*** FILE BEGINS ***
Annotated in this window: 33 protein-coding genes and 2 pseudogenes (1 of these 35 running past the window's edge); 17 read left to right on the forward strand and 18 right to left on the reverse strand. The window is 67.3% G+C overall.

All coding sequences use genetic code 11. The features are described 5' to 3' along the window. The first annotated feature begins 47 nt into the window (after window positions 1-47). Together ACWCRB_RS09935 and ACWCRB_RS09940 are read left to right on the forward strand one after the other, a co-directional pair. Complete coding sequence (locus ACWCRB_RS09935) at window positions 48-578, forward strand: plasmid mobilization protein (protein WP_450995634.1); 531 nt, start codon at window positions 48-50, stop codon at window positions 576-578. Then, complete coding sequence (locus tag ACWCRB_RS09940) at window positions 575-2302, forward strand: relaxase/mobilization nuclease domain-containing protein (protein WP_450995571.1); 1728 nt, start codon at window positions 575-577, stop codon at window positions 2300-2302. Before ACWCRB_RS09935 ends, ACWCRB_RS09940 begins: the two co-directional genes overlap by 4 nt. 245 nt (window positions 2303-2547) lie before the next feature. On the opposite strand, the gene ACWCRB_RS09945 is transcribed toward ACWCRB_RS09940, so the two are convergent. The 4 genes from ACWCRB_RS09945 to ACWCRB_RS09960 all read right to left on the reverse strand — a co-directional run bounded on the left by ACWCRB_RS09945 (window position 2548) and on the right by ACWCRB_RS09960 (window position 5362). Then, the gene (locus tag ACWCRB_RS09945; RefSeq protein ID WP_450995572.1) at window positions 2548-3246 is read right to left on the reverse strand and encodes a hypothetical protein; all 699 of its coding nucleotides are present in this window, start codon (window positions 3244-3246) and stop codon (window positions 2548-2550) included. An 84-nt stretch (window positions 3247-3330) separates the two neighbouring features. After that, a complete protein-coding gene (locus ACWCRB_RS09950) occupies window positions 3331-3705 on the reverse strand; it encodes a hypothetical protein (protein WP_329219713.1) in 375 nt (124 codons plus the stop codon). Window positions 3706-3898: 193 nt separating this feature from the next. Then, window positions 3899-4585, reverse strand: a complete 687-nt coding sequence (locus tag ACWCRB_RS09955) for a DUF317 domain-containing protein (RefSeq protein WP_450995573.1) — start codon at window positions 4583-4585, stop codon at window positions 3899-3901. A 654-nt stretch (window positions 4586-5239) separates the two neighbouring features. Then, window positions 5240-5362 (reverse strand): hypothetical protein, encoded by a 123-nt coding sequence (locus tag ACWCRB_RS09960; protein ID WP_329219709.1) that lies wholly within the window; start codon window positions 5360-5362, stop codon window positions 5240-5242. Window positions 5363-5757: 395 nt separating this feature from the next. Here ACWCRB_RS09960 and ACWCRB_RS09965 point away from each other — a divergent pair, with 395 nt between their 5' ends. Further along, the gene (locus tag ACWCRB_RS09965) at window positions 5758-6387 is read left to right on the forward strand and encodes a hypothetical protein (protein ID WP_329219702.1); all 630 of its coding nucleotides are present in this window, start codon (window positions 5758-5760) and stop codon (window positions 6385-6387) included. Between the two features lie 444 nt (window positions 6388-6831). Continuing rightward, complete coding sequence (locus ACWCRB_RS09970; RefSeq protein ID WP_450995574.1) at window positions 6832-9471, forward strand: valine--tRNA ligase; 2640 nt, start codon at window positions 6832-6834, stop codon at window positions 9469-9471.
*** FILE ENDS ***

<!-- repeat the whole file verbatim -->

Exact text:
Annotated in this window: 33 protein-coding genes and 2 pseudogenes (1 of these 35 running past the window's edge); 17 read left to right on the forward strand and 18 right to left on the reverse strand. The window is 67.3% G+C overall.

All coding sequences use genetic code 11. The features are described 5' to 3' along the window. The first annotated feature begins 47 nt into the window (after window positions 1-47). Together ACWCRB_RS09935 and ACWCRB_RS09940 are read left to right on the forward strand one after the other, a co-directional pair. Complete coding sequence (locus ACWCRB_RS09935) at window positions 48-578, forward strand: plasmid mobilization protein (protein WP_450995634.1); 531 nt, start codon at window positions 48-50, stop codon at window positions 576-578. Then, complete coding sequence (locus tag ACWCRB_RS09940) at window positions 575-2302, forward strand: relaxase/mobilization nuclease domain-containing protein (protein WP_450995571.1); 1728 nt, start codon at window positions 575-577, stop codon at window positions 2300-2302. Before ACWCRB_RS09935 ends, ACWCRB_RS09940 begins: the two co-directional genes overlap by 4 nt. 245 nt (window positions 2303-2547) lie before the next feature. On the opposite strand, the gene ACWCRB_RS09945 is transcribed toward ACWCRB_RS09940, so the two are convergent. The 4 genes from ACWCRB_RS09945 to ACWCRB_RS09960 all read right to left on the reverse strand — a co-directional run bounded on the left by ACWCRB_RS09945 (window position 2548) and on the right by ACWCRB_RS09960 (window position 5362). Then, the gene (locus tag ACWCRB_RS09945; RefSeq protein ID WP_450995572.1) at window positions 2548-3246 is read right to left on the reverse strand and encodes a hypothetical protein; all 699 of its coding nucleotides are present in this window, start codon (window positions 3244-3246) and stop codon (window positions 2548-2550) included. An 84-nt stretch (window positions 3247-3330) separates the two neighbouring features. After that, a complete protein-coding gene (locus ACWCRB_RS09950) occupies window positions 3331-3705 on the reverse strand; it encodes a hypothetical protein (protein WP_329219713.1) in 375 nt (124 codons plus the stop codon). Window positions 3706-3898: 193 nt separating this feature from the next. Then, window positions 3899-4585, reverse strand: a complete 687-nt coding sequence (locus tag ACWCRB_RS09955) for a DUF317 domain-containing protein (RefSeq protein WP_450995573.1) — start codon at window positions 4583-4585, stop codon at window positions 3899-3901. A 654-nt stretch (window positions 4586-5239) separates the two neighbouring features. Then, window positions 5240-5362 (reverse strand): hypothetical protein, encoded by a 123-nt coding sequence (locus tag ACWCRB_RS09960; protein ID WP_329219709.1) that lies wholly within the window; start codon window positions 5360-5362, stop codon window positions 5240-5242. Window positions 5363-5757: 395 nt separating this feature from the next. Here ACWCRB_RS09960 and ACWCRB_RS09965 point away from each other — a divergent pair, with 395 nt between their 5' ends. Further along, the gene (locus tag ACWCRB_RS09965) at window positions 5758-6387 is read left to right on the forward strand and encodes a hypothetical protein (protein ID WP_329219702.1); all 630 of its coding nucleotides are present in this window, start codon (window positions 5758-5760) and stop codon (window positions 6385-6387) included. Between the two features lie 444 nt (window positions 6388-6831). Continuing rightward, complete coding sequence (locus ACWCRB_RS09970; RefSeq protein ID WP_450995574.1) at window positions 6832-9471, forward strand: valine--tRNA ligase; 2640 nt, start codon at window positions 6832-6834, stop codon at window positions 9469-9471.